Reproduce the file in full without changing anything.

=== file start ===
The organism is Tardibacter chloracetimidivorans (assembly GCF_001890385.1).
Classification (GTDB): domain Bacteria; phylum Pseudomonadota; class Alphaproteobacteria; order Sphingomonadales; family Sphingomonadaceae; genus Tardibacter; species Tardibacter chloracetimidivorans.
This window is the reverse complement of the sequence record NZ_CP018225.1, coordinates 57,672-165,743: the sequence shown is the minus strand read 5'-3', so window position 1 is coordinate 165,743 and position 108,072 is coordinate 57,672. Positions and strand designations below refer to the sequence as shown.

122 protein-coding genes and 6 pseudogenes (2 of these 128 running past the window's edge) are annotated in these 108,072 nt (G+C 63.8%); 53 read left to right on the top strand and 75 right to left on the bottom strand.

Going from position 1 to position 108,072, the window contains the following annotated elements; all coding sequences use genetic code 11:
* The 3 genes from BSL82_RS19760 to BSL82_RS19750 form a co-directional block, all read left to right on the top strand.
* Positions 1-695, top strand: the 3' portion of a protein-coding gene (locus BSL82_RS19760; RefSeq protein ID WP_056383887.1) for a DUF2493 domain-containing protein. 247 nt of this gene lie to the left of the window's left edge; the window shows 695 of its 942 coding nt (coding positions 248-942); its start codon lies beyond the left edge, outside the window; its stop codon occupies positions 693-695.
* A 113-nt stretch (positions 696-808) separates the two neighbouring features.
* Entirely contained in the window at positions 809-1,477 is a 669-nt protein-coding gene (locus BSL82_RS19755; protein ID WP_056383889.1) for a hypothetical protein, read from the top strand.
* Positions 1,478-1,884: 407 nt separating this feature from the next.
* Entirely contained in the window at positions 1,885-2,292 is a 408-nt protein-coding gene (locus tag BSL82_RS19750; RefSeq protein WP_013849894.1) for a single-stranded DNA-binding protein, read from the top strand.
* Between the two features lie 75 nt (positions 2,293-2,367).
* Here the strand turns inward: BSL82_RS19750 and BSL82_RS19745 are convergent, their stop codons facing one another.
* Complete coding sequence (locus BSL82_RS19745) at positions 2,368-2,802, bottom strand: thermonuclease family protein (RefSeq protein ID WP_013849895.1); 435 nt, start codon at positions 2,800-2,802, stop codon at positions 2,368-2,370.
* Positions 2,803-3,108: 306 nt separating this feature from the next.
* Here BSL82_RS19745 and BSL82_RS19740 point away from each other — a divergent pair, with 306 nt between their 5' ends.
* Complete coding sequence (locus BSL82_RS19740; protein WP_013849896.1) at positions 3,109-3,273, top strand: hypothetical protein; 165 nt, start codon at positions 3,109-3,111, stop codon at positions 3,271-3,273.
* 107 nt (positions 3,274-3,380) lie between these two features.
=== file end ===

The organism is Tardibacter chloracetimidivorans (assembly GCF_001890385.1).
Classification (GTDB): domain Bacteria; phylum Pseudomonadota; class Alphaproteobacteria; order Sphingomonadales; family Sphingomonadaceae; genus Tardibacter; species Tardibacter chloracetimidivorans.
This window is the reverse complement of the sequence record NZ_CP018225.1, coordinates 57,672-165,743: the sequence shown is the minus strand read 5'-3', so window position 1 is coordinate 165,743 and position 108,072 is coordinate 57,672. Positions and strand designations below refer to the sequence as shown.

122 protein-coding genes and 6 pseudogenes (2 of these 128 running past the window's edge) are annotated in these 108,072 nt (G+C 63.8%); 53 read left to right on the top strand and 75 right to left on the bottom strand.

Going from position 1 to position 108,072, the window contains the following annotated elements; all coding sequences use genetic code 11:
* The 3 genes from BSL82_RS19760 to BSL82_RS19750 form a co-directional block, all read left to right on the top strand.
* Positions 1-695, top strand: the 3' portion of a protein-coding gene (locus BSL82_RS19760; RefSeq protein ID WP_056383887.1) for a DUF2493 domain-containing protein. 247 nt of this gene lie to the left of the window's left edge; the window shows 695 of its 942 coding nt (coding positions 248-942); its start codon lies beyond the left edge, outside the window; its stop codon occupies positions 693-695.
* A 113-nt stretch (positions 696-808) separates the two neighbouring features.
* Entirely contained in the window at positions 809-1,477 is a 669-nt protein-coding gene (locus BSL82_RS19755; protein ID WP_056383889.1) for a hypothetical protein, read from the top strand.
* Positions 1,478-1,884: 407 nt separating this feature from the next.
* Entirely contained in the window at positions 1,885-2,292 is a 408-nt protein-coding gene (locus tag BSL82_RS19750; RefSeq protein WP_013849894.1) for a single-stranded DNA-binding protein, read from the top strand.
* Between the two features lie 75 nt (positions 2,293-2,367).
* Here the strand turns inward: BSL82_RS19750 and BSL82_RS19745 are convergent, their stop codons facing one another.
* Complete coding sequence (locus BSL82_RS19745) at positions 2,368-2,802, bottom strand: thermonuclease family protein (RefSeq protein ID WP_013849895.1); 435 nt, start codon at positions 2,800-2,802, stop codon at positions 2,368-2,370.
* Positions 2,803-3,108: 306 nt separating this feature from the next.
* Here BSL82_RS19745 and BSL82_RS19740 point away from each other — a divergent pair, with 306 nt between their 5' ends.
* Complete coding sequence (locus BSL82_RS19740; protein WP_013849896.1) at positions 3,109-3,273, top strand: hypothetical protein; 165 nt, start codon at positions 3,109-3,111, stop codon at positions 3,271-3,273.
* 107 nt (positions 3,274-3,380) lie between these two features.